Preliminary results using a newly developed projection method to visualize vascular anatomy prior to DIEP flap breast reconstruction
SourceJournal of Plastic Reconstructive and Aesthetic Surgery, 68, 3, (2015), pp. 390-394
Article / Letter to editor
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Journal of Plastic Reconstructive and Aesthetic Surgery
SubjectRadboudumc 0: Other Research RIHS: Radboud Institute for Health Sciences; Radboudumc 16: Vascular damage RIHS: Radboud Institute for Health Sciences; Radboudumc 17: Women's cancers RIHS: Radboud Institute for Health Sciences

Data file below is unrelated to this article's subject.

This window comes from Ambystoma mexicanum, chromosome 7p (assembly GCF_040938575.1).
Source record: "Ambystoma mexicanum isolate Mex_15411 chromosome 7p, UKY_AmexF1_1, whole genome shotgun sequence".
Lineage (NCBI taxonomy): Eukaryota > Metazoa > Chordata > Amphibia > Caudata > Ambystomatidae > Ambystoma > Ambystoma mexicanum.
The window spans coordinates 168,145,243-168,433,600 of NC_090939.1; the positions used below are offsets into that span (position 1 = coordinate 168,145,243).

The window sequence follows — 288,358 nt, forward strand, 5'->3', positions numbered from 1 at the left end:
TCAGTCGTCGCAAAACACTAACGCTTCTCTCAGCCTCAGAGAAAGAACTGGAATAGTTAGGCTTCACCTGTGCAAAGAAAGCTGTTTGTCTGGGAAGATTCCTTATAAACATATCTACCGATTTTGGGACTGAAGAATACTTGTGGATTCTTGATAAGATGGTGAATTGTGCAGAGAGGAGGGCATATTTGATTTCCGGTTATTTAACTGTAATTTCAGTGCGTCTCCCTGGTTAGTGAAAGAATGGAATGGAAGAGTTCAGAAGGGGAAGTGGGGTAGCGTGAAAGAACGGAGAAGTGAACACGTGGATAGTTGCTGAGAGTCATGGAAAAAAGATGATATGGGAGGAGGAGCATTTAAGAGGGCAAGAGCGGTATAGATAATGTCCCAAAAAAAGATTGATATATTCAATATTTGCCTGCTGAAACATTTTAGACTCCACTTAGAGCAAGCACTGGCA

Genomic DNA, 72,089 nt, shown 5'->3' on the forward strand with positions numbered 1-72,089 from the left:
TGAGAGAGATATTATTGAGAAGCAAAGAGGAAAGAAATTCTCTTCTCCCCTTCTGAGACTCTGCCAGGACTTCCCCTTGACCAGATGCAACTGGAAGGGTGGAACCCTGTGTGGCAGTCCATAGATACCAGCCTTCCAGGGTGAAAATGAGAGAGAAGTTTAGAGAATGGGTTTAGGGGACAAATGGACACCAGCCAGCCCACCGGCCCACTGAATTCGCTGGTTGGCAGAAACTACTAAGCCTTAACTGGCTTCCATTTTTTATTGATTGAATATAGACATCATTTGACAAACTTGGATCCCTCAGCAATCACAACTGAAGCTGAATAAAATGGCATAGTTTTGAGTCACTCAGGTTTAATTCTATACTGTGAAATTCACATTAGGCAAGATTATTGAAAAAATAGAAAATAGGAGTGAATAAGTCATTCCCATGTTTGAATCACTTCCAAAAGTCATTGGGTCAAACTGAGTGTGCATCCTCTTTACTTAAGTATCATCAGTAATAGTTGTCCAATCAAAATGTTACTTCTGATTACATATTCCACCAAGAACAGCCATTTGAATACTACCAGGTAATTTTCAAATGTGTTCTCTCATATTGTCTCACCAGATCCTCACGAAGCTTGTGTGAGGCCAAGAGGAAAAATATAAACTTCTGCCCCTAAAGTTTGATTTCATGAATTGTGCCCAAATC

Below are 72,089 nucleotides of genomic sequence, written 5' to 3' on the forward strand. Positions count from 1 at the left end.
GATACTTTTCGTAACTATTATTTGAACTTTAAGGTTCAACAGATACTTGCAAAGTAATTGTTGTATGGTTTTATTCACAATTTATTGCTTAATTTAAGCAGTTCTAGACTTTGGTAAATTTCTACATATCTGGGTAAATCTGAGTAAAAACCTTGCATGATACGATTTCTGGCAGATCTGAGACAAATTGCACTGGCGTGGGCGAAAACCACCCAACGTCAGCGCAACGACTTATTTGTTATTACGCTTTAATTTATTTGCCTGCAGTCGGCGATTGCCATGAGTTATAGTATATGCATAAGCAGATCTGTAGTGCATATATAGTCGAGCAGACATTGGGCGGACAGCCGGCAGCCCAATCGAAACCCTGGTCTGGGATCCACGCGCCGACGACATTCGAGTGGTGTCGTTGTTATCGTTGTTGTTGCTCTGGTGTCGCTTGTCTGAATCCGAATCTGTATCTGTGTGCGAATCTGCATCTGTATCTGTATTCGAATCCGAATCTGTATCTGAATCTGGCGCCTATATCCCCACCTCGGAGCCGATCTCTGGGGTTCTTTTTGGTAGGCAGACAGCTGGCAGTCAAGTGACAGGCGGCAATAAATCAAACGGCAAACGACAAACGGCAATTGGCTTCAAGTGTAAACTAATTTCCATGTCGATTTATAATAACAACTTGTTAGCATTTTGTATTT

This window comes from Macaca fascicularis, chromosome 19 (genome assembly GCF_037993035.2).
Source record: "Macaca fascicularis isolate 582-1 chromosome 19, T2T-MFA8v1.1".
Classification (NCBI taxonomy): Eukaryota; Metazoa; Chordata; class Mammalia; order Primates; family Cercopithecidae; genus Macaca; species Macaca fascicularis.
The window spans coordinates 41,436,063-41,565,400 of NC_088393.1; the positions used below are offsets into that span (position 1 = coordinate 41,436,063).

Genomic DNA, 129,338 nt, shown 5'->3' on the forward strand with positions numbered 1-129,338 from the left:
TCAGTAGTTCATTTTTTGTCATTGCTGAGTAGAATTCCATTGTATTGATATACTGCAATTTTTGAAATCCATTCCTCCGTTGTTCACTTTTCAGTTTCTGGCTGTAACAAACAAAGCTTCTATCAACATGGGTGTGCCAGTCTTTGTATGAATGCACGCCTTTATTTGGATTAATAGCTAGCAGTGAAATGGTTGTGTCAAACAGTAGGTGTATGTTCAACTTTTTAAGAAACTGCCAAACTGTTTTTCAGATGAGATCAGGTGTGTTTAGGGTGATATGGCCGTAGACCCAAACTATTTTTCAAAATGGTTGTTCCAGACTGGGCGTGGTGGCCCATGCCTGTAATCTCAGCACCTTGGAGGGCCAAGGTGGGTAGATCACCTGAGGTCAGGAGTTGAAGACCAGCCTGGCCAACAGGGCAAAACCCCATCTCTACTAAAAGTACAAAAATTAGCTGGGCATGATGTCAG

INTRODUCTION: In a deep inferior epigastric perforator (DIEP) flap breast reconstruction, computed tomography angiography (CTA) is currently considered as the gold standard in preoperative imaging for this procedure. Unidirectional Doppler ultrasound (US) is frequently used; however, this method does not distinguish the main axial vessels from perforator arteries at the height of the fascia, it has a limited penetration depth, and it cannot assess the branching patterns of the deep inferior arteries. A new method and system were developed, which consisted of a video projector preoperatively displaying the location and intramuscular course of the artery perforators and subcutaneous branching on the patient's abdomen. METHOD: All patients (n = 9) underwent a standard protocol: a preoperative CTA was performed and the DIEPs were localized using a unidirectional Doppler probe. In addition, a three-dimensional (3D) reconstruction of the perforator locations based on CTA was projected on the abdomen of the patients. All projected perforator locations were assessed using a unidirectional Doppler probe. The intraoperative results were collected for comparison. RESULTS: A total of 88 locations were marked with the use of unidirectional Doppler and a total of 100 perforators were projected (p = 0.38). In 98 out of 100 projected perforator locations, a Doppler signal was audible. The intraoperative results demonstrate that 19 out of 34 transplanted perforators were correctly identified with unidirectional Doppler (56.9% +/- 31.4%), where the projection method properly revealed 29 locations (84.3% +/- 25.8%) (p = 0.030). CONCLUSION: The projection method is not only capable of providing more information and identifying more perforators used for transplantation than unidirectional Doppler probing but also more accurate in pointing out the corresponding perforator found intraoperatively.
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